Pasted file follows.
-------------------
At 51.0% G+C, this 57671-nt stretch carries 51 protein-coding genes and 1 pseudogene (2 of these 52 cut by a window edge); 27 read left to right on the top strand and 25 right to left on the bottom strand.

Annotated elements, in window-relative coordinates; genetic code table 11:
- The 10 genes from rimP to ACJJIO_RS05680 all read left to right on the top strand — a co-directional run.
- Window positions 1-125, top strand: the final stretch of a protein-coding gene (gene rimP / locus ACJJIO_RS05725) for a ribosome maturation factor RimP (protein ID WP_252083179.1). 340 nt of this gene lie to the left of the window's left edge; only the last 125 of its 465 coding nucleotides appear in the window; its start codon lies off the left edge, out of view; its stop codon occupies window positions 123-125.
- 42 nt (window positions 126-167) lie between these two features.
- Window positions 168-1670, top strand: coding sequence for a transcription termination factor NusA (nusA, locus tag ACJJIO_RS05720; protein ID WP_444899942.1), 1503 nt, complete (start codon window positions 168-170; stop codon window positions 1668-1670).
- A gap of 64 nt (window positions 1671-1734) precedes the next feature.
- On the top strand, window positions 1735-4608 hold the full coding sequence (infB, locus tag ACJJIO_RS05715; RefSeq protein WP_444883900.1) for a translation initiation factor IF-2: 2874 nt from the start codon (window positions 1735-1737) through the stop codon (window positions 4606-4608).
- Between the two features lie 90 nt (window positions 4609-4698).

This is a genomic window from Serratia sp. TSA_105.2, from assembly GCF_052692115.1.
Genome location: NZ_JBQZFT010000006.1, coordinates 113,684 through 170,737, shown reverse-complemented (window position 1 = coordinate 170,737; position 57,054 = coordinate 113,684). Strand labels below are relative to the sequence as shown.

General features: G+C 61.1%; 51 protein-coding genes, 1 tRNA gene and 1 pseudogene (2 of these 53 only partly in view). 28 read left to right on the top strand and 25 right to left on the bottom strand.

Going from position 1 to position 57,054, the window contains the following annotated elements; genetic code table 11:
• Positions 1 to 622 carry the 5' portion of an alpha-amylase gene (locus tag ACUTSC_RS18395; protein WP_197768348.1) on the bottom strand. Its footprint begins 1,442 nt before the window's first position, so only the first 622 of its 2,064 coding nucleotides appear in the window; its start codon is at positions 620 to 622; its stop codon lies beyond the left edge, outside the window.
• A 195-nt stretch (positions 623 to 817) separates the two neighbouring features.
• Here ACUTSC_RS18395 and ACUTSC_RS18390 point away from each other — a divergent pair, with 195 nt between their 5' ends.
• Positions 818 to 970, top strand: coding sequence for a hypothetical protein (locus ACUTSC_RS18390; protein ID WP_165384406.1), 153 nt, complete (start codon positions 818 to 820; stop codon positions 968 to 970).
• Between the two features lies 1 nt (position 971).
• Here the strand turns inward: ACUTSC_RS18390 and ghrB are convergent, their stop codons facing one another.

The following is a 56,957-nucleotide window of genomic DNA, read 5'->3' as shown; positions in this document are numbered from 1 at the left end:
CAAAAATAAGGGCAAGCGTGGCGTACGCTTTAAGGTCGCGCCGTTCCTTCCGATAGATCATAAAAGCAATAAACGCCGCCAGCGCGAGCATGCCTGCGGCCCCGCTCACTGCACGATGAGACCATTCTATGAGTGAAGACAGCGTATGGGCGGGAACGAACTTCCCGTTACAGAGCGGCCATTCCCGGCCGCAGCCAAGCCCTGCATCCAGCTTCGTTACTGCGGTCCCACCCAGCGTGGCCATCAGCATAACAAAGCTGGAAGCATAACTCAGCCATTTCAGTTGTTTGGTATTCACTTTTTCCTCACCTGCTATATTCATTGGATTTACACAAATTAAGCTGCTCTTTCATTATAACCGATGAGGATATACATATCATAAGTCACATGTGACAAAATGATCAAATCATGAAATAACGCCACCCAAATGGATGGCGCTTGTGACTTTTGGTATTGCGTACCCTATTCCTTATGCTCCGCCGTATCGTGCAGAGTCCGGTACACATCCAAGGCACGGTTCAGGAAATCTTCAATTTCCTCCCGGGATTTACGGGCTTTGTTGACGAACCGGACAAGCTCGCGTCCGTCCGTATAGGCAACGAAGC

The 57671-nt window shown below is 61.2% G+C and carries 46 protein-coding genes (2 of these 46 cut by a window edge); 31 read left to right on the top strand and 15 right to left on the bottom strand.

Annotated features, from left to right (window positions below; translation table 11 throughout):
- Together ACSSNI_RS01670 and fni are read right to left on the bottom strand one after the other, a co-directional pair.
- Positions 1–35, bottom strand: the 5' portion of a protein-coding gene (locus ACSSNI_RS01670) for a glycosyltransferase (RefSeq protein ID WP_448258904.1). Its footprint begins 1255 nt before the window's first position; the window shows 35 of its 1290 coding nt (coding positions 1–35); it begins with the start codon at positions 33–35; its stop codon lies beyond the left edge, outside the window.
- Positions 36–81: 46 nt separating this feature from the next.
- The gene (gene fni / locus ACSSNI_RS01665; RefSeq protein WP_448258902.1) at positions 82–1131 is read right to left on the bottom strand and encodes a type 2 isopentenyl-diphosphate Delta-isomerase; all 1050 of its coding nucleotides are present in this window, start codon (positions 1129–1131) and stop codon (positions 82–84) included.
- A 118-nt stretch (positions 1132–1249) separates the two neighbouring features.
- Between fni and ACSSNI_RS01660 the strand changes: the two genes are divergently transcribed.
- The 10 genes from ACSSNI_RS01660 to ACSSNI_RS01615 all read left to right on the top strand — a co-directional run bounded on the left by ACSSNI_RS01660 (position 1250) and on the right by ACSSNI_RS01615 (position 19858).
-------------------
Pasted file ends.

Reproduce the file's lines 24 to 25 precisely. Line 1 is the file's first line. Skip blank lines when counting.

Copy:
- Together ACSSNI_RS01670 and fni are read right to left on the bottom strand one after the other, a co-directional pair.
- Positions 1–35, bottom strand: the 5' portion of a protein-coding gene (locus ACSSNI_RS01670) for a glycosyltransferase (RefSeq protein ID WP_448258904.1). Its footprint begins 1255 nt before the window's first position; the window shows 35 of its 1290 coding nt (coding positions 1–35); it begins with the start codon at positions 33–35; its stop codon lies beyond the left edge, outside the window.